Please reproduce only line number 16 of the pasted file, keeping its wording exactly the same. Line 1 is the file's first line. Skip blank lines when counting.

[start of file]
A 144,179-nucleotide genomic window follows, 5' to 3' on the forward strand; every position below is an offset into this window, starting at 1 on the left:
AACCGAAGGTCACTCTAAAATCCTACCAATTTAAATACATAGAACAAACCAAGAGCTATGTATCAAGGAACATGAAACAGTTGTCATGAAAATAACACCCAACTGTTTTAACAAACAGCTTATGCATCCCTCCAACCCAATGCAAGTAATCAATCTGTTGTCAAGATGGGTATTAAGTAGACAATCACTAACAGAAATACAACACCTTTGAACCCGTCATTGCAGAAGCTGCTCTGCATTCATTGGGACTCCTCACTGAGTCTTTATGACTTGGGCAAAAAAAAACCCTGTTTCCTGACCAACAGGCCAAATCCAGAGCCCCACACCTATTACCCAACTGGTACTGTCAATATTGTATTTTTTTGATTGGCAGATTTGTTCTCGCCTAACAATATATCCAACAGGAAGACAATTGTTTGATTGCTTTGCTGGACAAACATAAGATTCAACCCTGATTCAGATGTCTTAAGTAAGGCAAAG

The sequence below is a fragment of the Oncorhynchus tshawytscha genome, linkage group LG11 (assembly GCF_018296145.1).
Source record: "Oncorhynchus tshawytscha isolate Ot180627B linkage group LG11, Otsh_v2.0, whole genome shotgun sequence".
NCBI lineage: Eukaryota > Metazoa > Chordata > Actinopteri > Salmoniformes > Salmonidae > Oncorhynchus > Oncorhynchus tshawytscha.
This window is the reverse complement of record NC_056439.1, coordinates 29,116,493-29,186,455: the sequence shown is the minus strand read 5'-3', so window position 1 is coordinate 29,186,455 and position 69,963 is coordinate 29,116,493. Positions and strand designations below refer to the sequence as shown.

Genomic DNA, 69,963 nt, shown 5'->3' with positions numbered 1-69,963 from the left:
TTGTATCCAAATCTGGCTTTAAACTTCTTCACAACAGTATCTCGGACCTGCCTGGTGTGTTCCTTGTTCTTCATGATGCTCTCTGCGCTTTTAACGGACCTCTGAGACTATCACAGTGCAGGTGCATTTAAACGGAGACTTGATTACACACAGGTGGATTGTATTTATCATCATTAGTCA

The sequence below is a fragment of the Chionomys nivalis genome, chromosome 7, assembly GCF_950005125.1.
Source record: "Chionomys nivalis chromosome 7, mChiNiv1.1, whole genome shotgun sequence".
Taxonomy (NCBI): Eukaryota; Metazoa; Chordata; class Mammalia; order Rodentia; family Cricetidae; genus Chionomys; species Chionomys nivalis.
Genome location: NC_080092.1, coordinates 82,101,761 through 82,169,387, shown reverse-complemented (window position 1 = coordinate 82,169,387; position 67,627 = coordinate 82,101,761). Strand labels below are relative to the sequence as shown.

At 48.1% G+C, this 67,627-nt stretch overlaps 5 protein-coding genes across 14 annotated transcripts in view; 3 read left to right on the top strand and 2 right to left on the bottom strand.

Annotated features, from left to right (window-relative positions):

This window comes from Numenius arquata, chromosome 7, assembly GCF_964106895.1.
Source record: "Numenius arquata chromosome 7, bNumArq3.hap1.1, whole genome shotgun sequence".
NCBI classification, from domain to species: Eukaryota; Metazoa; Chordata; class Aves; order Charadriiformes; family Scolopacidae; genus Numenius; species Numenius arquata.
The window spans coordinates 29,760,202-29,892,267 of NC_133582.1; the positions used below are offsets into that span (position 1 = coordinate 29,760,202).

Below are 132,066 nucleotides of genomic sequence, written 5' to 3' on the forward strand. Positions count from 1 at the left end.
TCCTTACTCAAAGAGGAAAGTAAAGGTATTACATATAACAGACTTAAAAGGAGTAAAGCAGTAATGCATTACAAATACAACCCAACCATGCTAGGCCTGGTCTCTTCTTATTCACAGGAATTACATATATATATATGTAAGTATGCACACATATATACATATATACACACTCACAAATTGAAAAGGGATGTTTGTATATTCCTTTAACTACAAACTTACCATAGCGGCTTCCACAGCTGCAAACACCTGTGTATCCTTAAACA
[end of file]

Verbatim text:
Source record: "Numenius arquata chromosome 7, bNumArq3.hap1.1, whole genome shotgun sequence".